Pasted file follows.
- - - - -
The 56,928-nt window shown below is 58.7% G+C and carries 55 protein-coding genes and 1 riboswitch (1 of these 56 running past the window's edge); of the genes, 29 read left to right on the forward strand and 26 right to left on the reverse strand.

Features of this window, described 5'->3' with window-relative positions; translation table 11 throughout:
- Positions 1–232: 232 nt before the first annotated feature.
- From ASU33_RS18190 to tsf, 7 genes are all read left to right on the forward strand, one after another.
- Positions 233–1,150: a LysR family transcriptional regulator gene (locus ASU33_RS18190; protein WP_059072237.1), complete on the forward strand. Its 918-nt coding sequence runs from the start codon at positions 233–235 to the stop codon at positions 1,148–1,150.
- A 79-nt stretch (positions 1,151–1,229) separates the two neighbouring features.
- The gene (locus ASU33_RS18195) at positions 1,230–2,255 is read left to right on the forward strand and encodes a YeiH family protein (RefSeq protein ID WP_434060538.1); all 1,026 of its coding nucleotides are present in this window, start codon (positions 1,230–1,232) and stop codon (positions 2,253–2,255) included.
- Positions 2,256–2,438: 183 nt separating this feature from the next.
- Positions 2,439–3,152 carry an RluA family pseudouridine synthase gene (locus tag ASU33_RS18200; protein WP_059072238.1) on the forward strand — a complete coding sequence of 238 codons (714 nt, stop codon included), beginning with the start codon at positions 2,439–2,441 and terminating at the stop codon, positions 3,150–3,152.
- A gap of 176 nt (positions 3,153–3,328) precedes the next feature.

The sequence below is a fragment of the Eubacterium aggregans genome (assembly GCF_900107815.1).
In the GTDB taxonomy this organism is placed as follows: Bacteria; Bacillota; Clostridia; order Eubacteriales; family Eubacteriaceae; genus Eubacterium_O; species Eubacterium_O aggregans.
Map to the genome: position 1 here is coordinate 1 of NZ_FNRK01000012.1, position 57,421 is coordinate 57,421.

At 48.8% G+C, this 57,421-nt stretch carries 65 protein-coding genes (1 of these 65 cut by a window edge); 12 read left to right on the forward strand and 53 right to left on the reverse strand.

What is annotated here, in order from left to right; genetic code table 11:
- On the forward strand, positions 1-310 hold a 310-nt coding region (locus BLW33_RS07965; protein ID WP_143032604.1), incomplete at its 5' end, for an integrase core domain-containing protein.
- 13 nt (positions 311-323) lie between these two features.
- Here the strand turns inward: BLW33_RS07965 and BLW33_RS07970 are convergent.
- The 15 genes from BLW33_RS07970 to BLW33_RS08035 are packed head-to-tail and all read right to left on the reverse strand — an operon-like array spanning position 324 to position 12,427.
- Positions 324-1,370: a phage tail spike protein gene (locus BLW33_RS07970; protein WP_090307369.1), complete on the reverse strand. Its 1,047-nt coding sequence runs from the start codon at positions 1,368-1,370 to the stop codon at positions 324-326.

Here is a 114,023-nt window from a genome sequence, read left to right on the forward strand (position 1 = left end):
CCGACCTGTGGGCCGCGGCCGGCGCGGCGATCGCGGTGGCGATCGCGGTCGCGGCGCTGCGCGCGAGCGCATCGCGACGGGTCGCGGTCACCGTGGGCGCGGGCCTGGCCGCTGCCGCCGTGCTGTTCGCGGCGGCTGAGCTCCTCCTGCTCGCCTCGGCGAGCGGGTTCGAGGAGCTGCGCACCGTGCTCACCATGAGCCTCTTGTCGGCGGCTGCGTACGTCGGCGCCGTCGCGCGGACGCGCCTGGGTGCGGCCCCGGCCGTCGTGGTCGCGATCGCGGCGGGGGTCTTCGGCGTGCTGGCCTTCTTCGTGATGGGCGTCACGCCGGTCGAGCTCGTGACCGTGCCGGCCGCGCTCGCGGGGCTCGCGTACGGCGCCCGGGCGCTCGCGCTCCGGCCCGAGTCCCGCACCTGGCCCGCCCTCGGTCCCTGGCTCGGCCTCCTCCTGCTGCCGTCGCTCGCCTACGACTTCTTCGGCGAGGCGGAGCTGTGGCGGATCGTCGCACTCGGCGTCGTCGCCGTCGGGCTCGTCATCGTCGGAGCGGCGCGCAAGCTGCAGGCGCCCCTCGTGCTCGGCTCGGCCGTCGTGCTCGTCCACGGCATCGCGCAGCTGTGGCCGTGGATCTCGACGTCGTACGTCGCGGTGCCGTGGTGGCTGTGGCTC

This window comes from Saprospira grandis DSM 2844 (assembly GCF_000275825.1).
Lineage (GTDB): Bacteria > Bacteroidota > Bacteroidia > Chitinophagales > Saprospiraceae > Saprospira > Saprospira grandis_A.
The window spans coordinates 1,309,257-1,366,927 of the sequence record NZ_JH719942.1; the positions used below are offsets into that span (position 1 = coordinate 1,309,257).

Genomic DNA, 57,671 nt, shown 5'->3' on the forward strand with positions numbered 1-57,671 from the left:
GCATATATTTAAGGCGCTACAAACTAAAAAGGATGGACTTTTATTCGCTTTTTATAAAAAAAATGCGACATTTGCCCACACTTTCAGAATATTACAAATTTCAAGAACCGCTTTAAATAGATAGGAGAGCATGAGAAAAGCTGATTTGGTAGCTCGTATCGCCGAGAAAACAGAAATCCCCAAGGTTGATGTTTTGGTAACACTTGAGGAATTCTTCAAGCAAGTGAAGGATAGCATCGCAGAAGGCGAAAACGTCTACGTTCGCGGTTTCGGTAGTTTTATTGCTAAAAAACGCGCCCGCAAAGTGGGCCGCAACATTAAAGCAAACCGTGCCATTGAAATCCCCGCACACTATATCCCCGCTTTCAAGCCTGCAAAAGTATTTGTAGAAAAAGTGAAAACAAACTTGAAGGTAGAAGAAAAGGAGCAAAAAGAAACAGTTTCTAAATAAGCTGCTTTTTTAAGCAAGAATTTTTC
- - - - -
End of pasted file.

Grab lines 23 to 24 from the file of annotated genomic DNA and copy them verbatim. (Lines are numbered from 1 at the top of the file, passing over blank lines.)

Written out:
This window comes from Saprospira grandis DSM 2844 (assembly GCF_000275825.1).
Lineage (GTDB): Bacteria > Bacteroidota > Bacteroidia > Chitinophagales > Saprospiraceae > Saprospira > Saprospira grandis_A.